I planned to have a bath then wash my clothes in the bath water to save wasting water, and a day came when the wind blew, the rain held off, and I needed a bath/shower!  But on that very morning our neighbours builders set to work with their angle grinder just the other side of the garden wall (we did our side in the autumn).   Cement dust blew across the garden with every gust of wind!   Not a day for hanging out washing, then!  After that it rained again.  I gave up and had a normal shower.

But yesterday I got self and my clothes bathed – no builder, no rain, sunshine, brisk wind, dry breezy night, sunshine and wind still this morning. 

Since we had the solar panels on our roof, we don’t run the furnace for heating or hot water very often – we rely on the sunshine in the summer and autumn, and in the winter just occasionally turn on the water heater for showers, and even more occasionally the central heating if it’s raining out and someone has a lot of washing to dry in time for a trip away or has completely run out of trouser to wear for work or some such emergency.  So, though this has been an exceptionally mild winter, we have got in the habit of dressing very warmly indoors rather than relying on central heating.  We have the woodstove in the evening, and it lifts the cold and damp throughout the house, but our bedrooms can be chilly!  I sit in bed to work, and I wear fleece trousers, a vest (UK – US peeps I mean underwear not waistcoat), a high-necked fleece, and a big thick fleece hoodie over the top.  And two pairs of socks.  And at night, flannel pyjamas.

Thus my washing in its waterlogged state is challengingly thick and heavy!  But that brisk wind had it almost dry, and now it’s festooned on the airers I have rigged up around the garret finishing off.

The result of all this is that weather now means so much more to me than ‘nice day’, ‘dull day’ etc.  It makes all the difference to the management of the veggie garden and the wormeries (worms can’t cope with too much cold or heat), to the choice to do the laundry or not, whether to walk or take the bus or just give up and stay at home, whether to sit out on the step and boil up for tea in the storm kettle or clear the grate instead, whether there is rainwater collected for watering plants and soaking dishes or everything has to come from the tap.  I notice more and am more tuned in to the turning of the year.  It feels good.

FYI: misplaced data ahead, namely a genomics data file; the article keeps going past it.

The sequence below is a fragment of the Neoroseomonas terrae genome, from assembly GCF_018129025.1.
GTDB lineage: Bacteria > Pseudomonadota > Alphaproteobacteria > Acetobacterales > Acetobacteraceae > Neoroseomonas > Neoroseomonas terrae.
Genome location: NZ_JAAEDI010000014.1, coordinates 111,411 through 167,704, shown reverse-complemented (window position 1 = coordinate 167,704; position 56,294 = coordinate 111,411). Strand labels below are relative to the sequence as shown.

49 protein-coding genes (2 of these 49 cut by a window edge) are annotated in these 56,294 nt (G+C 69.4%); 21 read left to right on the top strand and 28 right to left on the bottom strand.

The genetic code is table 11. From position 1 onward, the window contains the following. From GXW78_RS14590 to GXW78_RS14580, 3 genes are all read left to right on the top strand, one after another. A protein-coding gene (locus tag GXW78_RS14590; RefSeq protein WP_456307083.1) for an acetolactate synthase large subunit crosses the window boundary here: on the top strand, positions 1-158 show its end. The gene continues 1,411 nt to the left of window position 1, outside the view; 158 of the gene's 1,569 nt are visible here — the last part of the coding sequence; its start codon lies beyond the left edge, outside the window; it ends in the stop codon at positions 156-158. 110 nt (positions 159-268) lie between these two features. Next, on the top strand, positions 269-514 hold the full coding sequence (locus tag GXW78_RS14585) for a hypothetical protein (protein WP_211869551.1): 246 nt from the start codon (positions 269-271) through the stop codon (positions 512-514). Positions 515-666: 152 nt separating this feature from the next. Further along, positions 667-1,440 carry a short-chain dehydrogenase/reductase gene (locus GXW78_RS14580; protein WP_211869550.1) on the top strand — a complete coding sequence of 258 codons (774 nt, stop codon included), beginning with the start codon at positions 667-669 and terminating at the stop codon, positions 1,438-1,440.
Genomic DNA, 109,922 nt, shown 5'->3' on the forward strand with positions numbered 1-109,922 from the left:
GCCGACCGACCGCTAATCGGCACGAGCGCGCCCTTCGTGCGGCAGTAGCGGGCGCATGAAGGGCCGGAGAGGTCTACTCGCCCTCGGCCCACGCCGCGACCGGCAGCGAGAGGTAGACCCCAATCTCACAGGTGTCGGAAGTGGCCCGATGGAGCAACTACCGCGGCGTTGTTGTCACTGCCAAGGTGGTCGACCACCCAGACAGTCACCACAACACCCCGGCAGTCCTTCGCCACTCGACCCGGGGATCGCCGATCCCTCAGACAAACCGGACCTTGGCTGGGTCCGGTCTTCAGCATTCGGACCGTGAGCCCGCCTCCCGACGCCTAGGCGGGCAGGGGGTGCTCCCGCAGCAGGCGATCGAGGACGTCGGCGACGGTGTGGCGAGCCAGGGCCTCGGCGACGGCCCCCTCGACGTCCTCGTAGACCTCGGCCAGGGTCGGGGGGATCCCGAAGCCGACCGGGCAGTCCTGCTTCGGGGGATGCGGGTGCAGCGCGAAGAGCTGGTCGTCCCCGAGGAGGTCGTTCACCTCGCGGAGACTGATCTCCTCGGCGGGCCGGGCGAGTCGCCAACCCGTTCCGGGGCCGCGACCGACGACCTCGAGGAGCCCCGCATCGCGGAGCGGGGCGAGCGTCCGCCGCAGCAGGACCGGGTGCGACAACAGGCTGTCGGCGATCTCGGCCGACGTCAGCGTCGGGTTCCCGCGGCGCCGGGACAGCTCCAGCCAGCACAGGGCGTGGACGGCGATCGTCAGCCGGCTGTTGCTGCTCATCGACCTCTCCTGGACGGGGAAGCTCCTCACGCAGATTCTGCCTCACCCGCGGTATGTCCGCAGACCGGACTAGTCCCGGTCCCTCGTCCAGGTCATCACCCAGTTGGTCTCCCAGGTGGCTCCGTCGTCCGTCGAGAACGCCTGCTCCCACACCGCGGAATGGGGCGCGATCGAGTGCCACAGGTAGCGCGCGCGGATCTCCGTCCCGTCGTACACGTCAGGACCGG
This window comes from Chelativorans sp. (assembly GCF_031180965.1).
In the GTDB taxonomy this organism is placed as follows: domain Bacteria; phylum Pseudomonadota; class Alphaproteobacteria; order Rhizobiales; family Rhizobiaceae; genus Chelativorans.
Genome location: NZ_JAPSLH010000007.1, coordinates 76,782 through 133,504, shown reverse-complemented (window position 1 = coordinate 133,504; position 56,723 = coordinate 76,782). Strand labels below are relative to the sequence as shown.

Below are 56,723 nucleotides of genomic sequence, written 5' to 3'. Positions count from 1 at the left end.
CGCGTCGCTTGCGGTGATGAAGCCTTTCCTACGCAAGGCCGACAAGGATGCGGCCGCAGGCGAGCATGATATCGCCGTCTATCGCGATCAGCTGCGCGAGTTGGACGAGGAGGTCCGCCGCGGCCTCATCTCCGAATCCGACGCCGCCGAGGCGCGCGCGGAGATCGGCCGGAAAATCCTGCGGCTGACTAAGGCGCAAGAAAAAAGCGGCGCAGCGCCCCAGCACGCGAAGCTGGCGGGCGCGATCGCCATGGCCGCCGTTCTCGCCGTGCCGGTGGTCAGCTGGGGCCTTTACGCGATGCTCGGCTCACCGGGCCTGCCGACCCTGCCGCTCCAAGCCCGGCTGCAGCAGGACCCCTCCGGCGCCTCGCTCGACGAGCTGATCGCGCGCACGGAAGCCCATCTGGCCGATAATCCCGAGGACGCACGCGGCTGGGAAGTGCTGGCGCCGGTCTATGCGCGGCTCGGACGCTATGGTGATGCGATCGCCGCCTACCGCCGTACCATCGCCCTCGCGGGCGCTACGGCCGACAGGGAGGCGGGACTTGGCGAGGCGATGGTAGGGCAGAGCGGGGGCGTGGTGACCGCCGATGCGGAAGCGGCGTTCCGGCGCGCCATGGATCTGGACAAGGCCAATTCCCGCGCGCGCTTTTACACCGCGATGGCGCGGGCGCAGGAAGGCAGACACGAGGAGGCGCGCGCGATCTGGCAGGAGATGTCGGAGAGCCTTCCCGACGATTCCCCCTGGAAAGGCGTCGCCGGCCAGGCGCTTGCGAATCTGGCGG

I am also, incidentally, filled with admiration for Diana Lorence’s hearth management.

She has beautifully sculpted ash, artistically arranged anthracite and firewood, and a modest stash of evenly cut size-graduated fuel waiting out on the porch.  This does her for all her cooking and water-heating.

To appreciate how impressive this is, you should look at our hearth, 

and bear in mind that we have the back-up of a solar-augmented electric mini-oven, hotplate and kettle – and Diana doesn’t!  Go, girl!  Life, you are doing it well!!

(Image of Diana Lorence's fireplace at Innermost House taken from the album on the Innermost House Facebook page; also here on the main website.)


365 Day 22 (if you don’t know what I’m talking about, see here)

Another statue of the BVM.  I like it.  I like her.  So what?  I salute her in my mind.  Don’t need this statue.  I feel the same about family photos: I love my family so very much, but I have no photos of them up around the house – they are sewn into my heart, and that is where the pictures of them are.

Saturday, 21 January 2012

Trees where you sit

I have no idea how this photo came to be on my camera.  I was uploading some pics to go on Photobucket to go with my Freecycle posts so wannabe junk acquisitors could see what they were letting themselves in for, when to my surprise I found this photo smuggled in too.  Trees, jostling together to peer into our back room.

Made me laugh, and reminded me of a recording I had of Aled Jones when he was a child, singing most beautifully Where’er You Walk, Handel’s setting of this snatch of Alexander Pope’s poem Summer:
Where-e'er you walk, cool gales shall fan the glade,  Trees, where you sit, shall crowd into a shade,  Where-e'er you tread, the blushing flow'rs shall rise,  And all things flourish where you turn your eyes.

It went on his album called (I think) The Best of Aled Jones or something, that travelled with me in cassette form until cassette machines dropped off the edge of the world.   So it came to pass that I had this tape with me when I moved in to Bernard’s cottage on the edge of Flatroper’s Wood, and often used to play it because he liked it especially.

After he had listened carefully to Where’er You Walk several times, he ventured to ask (this must have been something to do with Aled Jones’s Welsh intonation) why all those trees wanted to crowd into a shed when the lady sat down.

And it became a standing joke with us, about trees crowding into the shed.  Bernard came through from the bathroom one morning with a funny kind of grin on his face.  He’d found a leafy little twig on the bathroom floor – must have drifted through the window, we always had them open and there were trees and hedges all round the cottage.  But Bernard’s theory was that, not content with crowding into the shed, they were on their way in through the bathroom window when our backs were turned.